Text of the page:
Dean Dorothy Stimson, in a recently published paper, has
independently arrived at this same conclusion. She points out that
of the ten men who constituted the "invisible college," in 1645, only one,
Scarbrough, was clearly non-Puritan. About two of the others there
is some uncertainty, though Merret had a Puritan training. The other
were all definitely Puritan. Moreover, among the original list of
members of the Society of 1663, forty-two of the sixty-eight concerning
whom information about their religious orientation is available were clearly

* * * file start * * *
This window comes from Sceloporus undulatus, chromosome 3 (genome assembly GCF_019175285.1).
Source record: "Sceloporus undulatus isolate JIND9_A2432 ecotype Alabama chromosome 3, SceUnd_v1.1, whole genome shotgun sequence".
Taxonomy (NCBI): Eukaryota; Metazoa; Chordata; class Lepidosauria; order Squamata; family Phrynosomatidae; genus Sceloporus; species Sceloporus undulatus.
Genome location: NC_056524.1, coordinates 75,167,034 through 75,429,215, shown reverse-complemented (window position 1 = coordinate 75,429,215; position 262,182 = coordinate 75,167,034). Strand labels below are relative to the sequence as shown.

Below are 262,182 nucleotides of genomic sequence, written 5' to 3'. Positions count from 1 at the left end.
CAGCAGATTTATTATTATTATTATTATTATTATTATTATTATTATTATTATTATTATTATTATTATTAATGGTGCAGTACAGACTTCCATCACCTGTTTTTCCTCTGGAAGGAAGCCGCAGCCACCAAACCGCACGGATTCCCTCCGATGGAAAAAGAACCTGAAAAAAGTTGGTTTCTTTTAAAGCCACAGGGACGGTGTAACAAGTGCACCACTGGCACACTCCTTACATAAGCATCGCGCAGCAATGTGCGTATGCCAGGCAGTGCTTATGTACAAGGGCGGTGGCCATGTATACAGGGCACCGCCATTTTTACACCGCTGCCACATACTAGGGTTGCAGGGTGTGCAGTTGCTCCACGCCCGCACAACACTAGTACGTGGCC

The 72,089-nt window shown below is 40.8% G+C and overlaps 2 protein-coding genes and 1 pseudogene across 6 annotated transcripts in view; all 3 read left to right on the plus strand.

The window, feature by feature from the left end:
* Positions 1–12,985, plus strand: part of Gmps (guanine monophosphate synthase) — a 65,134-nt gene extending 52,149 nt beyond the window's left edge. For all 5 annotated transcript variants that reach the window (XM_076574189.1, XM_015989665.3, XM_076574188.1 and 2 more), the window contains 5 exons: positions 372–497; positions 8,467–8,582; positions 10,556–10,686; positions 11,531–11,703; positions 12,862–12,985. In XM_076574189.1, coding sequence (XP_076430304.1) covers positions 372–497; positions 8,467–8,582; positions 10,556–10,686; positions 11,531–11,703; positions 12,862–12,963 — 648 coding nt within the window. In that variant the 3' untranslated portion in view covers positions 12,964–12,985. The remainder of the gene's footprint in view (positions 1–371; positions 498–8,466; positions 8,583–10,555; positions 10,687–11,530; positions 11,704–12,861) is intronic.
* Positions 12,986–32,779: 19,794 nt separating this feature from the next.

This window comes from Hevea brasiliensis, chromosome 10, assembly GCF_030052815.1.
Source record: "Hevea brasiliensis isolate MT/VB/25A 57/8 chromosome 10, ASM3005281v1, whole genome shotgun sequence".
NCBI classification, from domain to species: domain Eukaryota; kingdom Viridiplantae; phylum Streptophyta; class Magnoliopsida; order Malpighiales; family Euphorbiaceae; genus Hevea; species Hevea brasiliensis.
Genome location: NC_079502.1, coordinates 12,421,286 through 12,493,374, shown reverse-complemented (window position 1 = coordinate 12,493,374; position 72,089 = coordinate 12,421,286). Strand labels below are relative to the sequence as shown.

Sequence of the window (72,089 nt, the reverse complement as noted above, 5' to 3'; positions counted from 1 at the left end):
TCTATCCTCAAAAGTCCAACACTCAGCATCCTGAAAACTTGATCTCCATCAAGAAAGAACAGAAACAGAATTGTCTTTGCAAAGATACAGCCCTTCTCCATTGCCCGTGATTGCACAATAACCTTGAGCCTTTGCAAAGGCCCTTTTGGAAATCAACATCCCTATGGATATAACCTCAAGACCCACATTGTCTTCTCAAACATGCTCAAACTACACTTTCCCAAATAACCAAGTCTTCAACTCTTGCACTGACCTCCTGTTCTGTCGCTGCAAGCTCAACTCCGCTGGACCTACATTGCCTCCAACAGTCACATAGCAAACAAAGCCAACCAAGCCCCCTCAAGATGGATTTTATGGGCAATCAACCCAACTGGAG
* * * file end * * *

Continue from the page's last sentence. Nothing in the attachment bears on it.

Puritan, Considering that the Puritans constituted a relatively small
minority in the English population, the fact that they constituted sixty-two
per cent of the initial membership of the Society becomes even more striking.
Dean Stimson concludes: "that experimental science spread as rapidly as
it did in seventeenth-century England seems to me to be in part at least
because the moderate Puritans encouraged it" (1968, pp. 638-639).